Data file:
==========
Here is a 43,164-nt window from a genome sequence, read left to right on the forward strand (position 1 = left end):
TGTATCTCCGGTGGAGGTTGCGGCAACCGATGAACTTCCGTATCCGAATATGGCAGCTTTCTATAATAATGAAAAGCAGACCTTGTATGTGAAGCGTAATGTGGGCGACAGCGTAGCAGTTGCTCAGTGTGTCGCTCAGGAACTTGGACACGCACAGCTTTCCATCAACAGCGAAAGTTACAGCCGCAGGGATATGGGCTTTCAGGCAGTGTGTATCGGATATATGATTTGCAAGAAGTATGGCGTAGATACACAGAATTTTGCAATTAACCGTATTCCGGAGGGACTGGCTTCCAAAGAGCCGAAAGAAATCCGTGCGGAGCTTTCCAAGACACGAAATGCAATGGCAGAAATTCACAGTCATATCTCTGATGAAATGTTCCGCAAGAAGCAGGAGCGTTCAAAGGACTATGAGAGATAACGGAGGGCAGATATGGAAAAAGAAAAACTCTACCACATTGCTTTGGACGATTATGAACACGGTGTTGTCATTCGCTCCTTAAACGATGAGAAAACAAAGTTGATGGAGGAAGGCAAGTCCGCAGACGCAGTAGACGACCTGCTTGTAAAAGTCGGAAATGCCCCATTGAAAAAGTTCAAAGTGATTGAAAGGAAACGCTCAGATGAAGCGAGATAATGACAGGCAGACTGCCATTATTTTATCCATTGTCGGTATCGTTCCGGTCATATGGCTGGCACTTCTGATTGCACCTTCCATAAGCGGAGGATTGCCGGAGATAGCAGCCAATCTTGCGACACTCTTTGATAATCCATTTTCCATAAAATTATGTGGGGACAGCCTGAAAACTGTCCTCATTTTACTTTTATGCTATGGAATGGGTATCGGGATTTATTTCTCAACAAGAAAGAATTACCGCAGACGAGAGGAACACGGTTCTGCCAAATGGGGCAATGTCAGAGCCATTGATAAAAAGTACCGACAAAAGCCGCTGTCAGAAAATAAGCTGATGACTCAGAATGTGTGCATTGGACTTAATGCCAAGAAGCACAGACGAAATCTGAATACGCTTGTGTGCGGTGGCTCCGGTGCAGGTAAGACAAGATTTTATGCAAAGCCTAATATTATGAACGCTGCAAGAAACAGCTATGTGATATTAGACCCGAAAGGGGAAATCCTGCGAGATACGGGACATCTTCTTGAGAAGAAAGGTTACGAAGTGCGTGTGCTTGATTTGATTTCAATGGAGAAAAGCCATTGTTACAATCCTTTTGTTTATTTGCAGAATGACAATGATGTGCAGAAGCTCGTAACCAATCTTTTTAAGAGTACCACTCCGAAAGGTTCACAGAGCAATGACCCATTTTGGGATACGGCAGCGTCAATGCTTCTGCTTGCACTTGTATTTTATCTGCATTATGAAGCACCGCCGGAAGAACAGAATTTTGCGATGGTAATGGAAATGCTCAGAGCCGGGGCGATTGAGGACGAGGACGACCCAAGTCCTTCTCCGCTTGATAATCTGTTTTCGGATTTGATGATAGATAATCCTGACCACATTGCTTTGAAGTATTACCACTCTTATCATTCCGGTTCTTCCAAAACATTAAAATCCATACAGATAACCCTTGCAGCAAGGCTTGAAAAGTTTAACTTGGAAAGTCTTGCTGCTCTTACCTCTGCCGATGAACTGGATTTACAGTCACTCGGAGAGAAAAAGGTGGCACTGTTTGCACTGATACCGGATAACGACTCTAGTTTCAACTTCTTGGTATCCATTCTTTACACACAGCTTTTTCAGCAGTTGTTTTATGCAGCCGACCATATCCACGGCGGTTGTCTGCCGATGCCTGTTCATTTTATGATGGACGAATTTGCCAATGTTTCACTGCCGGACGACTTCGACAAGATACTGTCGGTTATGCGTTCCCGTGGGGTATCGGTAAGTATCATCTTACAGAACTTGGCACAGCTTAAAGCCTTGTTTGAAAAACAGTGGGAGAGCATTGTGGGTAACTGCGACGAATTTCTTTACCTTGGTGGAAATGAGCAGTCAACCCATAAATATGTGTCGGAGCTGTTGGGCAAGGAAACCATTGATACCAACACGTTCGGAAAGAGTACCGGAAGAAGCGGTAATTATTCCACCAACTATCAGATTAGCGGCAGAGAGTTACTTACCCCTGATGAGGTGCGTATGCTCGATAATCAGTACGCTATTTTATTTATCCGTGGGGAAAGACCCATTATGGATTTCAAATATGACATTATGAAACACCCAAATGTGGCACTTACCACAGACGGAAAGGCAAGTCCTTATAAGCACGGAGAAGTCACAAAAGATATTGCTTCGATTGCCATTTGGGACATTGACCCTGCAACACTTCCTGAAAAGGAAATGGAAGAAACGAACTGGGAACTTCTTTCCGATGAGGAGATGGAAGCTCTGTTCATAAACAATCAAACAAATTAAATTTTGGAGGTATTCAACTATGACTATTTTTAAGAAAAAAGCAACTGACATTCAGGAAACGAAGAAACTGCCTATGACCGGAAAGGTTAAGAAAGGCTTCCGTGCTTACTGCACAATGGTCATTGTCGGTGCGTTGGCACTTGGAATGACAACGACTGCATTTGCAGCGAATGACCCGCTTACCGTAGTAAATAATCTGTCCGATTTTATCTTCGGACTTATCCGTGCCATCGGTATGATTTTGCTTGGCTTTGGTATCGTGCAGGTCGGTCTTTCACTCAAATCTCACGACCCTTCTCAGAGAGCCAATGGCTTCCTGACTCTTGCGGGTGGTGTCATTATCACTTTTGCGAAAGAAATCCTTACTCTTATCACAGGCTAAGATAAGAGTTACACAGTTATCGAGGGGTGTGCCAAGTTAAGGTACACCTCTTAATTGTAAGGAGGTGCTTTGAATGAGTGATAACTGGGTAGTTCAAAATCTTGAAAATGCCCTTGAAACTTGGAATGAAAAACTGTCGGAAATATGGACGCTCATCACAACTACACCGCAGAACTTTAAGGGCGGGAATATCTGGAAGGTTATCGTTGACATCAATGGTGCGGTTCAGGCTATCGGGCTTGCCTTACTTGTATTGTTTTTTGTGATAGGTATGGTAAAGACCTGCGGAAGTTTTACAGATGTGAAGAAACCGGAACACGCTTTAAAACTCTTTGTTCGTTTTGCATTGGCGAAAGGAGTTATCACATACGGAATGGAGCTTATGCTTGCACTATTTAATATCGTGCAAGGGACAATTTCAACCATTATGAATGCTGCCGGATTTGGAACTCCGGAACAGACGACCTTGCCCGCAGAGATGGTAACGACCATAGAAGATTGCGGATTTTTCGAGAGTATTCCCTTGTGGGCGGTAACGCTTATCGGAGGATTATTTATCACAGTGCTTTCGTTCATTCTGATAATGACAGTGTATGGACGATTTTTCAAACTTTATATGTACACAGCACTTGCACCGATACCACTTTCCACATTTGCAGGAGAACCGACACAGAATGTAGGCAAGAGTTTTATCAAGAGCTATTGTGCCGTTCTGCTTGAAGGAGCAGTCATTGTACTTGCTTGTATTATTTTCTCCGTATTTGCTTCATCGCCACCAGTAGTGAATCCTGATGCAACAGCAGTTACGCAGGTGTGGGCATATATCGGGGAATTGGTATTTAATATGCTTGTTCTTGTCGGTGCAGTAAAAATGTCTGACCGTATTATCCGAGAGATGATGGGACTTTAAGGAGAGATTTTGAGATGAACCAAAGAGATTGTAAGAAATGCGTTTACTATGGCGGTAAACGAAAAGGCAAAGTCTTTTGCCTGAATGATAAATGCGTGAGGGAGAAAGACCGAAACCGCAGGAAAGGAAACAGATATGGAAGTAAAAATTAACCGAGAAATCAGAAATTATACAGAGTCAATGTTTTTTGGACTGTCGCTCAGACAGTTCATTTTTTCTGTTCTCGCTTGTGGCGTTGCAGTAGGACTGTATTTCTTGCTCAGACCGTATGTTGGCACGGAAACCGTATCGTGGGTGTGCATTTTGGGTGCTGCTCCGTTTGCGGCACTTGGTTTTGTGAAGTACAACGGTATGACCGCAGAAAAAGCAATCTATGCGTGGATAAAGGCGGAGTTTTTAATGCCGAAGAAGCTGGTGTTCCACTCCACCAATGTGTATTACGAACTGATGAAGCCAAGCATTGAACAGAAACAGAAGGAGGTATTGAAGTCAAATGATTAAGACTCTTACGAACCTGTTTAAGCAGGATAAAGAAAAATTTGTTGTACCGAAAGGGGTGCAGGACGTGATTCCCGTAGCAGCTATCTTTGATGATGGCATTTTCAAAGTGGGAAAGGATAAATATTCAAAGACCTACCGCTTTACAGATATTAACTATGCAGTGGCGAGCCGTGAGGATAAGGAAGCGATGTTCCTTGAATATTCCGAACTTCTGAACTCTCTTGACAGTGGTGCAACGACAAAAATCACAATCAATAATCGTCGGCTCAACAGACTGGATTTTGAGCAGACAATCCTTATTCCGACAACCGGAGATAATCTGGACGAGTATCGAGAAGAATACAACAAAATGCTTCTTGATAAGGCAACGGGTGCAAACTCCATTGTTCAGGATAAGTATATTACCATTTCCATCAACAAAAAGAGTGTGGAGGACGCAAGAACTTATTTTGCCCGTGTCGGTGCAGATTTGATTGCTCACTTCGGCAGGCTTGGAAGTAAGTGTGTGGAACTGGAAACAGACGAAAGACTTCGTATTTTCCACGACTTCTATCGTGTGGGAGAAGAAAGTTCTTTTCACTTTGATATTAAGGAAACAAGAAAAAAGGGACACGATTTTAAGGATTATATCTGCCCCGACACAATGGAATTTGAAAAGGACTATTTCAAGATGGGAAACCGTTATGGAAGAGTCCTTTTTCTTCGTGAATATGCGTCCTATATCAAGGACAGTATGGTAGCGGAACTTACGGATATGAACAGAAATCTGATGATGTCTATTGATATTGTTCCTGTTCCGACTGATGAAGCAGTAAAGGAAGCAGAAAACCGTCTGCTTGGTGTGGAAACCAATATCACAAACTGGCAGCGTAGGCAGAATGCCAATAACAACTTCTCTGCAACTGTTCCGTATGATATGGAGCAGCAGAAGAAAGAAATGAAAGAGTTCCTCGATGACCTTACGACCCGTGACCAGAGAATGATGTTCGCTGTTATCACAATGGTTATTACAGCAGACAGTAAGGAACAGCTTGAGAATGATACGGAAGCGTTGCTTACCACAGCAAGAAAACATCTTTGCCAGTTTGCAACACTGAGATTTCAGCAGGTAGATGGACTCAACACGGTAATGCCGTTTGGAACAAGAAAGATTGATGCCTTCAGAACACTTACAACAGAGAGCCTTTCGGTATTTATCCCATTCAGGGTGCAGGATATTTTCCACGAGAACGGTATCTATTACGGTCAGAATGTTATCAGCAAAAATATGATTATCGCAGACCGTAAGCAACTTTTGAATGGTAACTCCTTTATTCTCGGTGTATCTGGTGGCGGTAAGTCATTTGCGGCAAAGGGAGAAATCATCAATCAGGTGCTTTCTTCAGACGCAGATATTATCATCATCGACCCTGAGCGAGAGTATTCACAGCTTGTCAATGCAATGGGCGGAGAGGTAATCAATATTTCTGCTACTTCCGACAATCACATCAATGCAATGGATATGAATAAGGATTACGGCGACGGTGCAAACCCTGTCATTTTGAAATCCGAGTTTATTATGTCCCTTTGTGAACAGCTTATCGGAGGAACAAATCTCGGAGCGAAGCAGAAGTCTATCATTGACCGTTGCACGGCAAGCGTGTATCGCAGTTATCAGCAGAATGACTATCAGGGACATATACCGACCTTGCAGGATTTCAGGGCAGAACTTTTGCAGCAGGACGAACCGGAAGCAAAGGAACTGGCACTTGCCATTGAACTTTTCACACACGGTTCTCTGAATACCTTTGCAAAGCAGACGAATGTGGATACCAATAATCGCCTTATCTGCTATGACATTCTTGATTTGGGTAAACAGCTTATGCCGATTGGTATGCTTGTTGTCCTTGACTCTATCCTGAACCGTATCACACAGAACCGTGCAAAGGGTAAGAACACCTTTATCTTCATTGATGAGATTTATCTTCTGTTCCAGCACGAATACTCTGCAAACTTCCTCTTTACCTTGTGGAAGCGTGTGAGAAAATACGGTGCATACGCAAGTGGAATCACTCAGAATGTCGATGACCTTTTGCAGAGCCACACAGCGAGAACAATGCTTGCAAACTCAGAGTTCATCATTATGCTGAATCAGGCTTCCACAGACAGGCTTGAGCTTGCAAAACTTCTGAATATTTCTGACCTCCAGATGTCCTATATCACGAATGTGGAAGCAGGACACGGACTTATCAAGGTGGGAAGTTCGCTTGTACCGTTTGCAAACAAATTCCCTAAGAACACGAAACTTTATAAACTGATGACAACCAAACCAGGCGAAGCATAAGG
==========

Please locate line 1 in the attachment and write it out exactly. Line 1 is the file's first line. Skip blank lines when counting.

Here is a 43,164-nt window from a genome sequence, read left to right on the forward strand (position 1 = left end):